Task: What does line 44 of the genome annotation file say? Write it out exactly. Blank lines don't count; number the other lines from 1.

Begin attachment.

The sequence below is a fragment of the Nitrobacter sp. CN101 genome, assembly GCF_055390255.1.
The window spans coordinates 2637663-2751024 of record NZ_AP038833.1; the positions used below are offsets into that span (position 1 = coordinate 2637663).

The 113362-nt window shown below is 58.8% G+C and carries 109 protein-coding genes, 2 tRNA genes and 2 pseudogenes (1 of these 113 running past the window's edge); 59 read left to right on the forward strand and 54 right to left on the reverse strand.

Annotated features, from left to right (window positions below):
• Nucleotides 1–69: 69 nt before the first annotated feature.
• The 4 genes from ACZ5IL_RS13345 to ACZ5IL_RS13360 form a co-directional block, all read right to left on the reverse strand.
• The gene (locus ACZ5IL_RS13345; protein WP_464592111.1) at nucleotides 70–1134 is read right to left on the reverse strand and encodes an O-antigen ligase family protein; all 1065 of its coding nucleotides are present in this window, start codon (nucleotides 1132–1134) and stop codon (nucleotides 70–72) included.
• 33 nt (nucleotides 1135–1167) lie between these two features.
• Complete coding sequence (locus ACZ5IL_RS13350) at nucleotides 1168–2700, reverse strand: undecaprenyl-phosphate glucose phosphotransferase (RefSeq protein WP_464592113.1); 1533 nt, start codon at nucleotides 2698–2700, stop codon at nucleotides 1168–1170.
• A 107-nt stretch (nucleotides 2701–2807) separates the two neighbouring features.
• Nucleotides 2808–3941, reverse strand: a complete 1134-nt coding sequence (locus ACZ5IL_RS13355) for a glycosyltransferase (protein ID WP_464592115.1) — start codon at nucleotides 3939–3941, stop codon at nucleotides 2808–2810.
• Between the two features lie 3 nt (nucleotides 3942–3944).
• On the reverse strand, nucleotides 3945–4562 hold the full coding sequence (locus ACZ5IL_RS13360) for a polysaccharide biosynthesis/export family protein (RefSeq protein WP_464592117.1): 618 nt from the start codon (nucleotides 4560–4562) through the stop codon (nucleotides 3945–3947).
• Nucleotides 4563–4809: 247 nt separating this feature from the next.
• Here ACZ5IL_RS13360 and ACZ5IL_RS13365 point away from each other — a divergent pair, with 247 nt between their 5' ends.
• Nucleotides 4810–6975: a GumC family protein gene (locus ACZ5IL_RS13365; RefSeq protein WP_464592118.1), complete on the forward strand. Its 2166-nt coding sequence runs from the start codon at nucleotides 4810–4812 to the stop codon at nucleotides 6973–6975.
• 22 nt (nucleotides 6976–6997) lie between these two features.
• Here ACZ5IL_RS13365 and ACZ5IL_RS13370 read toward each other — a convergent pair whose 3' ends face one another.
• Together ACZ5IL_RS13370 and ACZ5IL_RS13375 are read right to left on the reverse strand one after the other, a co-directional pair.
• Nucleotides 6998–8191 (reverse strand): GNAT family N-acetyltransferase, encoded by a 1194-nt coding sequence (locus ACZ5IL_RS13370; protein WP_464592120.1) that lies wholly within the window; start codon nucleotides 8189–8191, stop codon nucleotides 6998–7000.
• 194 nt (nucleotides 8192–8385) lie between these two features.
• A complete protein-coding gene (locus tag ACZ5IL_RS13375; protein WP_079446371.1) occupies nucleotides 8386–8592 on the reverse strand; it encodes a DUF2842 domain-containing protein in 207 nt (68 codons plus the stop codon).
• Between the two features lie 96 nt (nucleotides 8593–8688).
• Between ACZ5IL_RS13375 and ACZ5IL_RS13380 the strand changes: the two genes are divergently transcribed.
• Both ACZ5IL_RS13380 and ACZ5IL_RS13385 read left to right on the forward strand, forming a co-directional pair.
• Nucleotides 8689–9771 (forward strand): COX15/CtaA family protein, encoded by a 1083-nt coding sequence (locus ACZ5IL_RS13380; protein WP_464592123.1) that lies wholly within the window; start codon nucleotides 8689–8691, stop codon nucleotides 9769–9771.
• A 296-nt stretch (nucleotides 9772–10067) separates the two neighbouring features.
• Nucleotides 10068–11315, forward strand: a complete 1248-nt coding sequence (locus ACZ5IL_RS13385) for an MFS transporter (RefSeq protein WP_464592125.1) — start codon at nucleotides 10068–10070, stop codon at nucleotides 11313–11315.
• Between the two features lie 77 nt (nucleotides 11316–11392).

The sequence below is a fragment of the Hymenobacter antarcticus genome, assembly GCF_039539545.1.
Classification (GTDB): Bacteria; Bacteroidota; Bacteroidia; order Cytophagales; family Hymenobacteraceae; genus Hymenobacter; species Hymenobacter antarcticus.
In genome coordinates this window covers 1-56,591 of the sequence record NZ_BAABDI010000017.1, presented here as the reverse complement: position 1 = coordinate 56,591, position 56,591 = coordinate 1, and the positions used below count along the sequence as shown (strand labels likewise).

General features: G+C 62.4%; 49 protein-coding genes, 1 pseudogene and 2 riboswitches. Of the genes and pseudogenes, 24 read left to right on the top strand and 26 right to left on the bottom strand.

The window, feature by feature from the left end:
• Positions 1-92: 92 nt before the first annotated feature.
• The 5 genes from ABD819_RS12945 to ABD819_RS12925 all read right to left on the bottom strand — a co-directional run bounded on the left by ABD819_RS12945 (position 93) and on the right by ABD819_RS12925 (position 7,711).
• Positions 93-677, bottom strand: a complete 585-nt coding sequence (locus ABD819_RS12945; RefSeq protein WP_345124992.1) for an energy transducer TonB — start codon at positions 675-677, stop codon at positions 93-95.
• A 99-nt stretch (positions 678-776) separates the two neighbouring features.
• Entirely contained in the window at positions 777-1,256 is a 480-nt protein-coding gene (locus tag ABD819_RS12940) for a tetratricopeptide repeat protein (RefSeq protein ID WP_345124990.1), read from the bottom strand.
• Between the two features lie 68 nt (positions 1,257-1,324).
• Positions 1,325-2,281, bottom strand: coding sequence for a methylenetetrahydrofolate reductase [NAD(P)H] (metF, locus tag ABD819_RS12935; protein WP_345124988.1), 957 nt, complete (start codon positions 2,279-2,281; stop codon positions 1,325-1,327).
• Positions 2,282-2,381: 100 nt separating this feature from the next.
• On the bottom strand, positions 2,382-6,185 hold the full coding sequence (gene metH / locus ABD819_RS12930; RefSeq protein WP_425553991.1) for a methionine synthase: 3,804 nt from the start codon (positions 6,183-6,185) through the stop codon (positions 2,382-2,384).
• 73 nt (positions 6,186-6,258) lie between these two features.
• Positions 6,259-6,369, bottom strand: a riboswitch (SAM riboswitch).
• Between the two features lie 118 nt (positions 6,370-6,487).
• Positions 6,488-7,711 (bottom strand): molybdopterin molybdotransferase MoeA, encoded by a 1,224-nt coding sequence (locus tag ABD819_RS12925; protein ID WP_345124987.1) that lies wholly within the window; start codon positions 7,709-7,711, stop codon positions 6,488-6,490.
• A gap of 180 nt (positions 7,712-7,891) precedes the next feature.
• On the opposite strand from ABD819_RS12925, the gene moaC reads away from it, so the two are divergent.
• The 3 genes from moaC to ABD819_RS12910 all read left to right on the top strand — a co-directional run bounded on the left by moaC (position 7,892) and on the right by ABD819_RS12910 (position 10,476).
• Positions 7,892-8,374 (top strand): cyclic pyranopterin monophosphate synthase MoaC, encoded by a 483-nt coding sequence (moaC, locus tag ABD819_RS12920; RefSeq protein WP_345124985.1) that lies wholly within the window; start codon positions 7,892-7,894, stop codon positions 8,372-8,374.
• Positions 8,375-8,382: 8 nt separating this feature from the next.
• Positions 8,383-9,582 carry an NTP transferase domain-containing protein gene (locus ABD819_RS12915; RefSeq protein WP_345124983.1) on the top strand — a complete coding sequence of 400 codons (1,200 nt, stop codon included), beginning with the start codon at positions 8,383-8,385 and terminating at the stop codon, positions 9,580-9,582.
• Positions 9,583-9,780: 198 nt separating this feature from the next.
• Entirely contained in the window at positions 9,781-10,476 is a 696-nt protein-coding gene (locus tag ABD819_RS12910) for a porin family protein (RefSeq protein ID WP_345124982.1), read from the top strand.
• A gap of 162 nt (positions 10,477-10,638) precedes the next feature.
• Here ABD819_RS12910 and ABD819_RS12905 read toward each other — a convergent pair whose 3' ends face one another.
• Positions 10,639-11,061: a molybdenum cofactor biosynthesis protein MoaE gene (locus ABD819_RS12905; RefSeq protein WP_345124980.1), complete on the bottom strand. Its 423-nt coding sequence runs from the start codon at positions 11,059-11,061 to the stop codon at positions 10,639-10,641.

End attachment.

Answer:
• 73 nt (positions 6,186-6,258) lie between these two features.